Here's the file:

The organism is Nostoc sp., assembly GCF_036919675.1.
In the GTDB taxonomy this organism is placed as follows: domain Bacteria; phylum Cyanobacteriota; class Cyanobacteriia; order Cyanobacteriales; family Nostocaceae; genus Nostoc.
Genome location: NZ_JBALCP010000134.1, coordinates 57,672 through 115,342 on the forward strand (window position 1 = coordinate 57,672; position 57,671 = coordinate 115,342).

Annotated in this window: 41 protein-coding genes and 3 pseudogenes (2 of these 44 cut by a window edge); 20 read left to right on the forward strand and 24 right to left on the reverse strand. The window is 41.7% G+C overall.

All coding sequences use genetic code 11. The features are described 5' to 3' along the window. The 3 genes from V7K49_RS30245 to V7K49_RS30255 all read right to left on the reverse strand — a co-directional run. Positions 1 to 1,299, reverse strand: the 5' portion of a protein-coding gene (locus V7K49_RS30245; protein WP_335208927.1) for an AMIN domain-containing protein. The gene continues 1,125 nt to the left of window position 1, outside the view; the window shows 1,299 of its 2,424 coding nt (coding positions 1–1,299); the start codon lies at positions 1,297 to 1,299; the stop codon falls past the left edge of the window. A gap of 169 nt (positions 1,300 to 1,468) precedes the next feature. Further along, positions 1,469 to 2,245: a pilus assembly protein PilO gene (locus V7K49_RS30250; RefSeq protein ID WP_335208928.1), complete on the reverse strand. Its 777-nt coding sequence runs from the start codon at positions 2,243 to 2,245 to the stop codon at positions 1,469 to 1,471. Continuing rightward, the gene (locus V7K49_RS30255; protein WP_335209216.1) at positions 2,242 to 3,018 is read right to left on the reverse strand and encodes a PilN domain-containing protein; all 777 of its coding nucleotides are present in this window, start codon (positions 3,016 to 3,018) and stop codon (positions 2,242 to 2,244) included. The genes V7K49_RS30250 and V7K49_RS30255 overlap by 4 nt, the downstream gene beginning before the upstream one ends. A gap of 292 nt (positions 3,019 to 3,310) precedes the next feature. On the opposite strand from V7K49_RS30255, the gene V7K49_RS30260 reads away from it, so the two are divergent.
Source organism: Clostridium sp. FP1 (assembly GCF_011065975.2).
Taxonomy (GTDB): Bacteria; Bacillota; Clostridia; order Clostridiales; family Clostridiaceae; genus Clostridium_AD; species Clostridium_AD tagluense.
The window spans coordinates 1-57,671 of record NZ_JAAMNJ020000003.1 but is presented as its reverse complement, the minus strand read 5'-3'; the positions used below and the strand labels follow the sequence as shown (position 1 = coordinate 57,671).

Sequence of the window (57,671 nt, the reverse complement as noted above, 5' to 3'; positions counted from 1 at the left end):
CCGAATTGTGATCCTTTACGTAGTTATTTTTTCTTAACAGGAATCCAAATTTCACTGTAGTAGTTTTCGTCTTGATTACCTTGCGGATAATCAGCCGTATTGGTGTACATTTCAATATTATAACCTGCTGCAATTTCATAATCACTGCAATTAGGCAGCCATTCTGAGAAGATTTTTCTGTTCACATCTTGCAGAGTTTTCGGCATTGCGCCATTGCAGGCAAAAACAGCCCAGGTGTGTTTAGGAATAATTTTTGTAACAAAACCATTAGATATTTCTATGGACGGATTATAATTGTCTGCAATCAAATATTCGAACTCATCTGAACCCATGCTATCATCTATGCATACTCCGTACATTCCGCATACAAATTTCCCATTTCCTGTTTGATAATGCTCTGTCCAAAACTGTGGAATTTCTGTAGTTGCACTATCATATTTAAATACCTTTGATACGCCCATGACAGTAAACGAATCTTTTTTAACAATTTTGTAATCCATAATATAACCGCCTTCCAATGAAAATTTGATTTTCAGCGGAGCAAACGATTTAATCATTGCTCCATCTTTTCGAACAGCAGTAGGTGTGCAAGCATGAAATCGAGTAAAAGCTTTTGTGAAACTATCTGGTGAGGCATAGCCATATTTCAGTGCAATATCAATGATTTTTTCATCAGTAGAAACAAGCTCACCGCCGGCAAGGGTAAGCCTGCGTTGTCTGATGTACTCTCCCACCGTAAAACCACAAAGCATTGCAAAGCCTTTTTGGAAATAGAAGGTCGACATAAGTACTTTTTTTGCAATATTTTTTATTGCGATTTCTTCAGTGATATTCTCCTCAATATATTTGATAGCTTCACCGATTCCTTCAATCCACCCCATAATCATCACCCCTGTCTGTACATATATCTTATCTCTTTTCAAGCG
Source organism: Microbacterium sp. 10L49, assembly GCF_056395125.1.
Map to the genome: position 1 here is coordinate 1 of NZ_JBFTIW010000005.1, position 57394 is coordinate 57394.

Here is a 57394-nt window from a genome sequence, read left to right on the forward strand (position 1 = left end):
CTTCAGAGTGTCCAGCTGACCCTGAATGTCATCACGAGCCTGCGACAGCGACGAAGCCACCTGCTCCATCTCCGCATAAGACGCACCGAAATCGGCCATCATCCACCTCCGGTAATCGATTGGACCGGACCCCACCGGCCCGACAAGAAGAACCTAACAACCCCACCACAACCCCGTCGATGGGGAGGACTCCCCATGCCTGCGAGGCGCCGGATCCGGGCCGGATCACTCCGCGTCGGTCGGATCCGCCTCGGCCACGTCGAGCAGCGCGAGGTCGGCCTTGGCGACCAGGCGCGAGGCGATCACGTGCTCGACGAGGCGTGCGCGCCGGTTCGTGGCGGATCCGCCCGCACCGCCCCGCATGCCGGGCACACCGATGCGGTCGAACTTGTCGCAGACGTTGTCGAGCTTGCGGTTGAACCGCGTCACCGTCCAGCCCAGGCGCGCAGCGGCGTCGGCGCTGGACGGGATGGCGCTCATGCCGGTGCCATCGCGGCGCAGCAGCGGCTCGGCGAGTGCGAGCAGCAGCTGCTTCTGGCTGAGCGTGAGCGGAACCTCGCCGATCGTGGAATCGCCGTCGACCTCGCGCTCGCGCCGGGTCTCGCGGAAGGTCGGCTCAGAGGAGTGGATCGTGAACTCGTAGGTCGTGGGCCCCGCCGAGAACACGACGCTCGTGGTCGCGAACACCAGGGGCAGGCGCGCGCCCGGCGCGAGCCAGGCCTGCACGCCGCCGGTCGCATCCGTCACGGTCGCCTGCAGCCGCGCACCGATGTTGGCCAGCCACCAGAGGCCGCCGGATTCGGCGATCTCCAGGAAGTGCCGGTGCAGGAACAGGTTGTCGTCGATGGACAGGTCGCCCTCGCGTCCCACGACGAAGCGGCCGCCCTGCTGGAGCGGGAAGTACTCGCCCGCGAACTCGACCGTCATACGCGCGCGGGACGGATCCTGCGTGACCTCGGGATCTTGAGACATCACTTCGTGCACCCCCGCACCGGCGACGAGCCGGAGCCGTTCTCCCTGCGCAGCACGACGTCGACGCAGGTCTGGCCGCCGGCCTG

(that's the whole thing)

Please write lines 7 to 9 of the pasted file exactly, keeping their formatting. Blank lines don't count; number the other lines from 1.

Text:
Taxonomy (GTDB): Bacteria; Bacillota; Clostridia; order Clostridiales; family Clostridiaceae; genus Clostridium_AD; species Clostridium_AD tagluense.
The window spans coordinates 1-57,671 of record NZ_JAAMNJ020000003.1 but is presented as its reverse complement, the minus strand read 5'-3'; the positions used below and the strand labels follow the sequence as shown (position 1 = coordinate 57,671).

Sequence of the window (57,671 nt, the reverse complement as noted above, 5' to 3'; positions counted from 1 at the left end):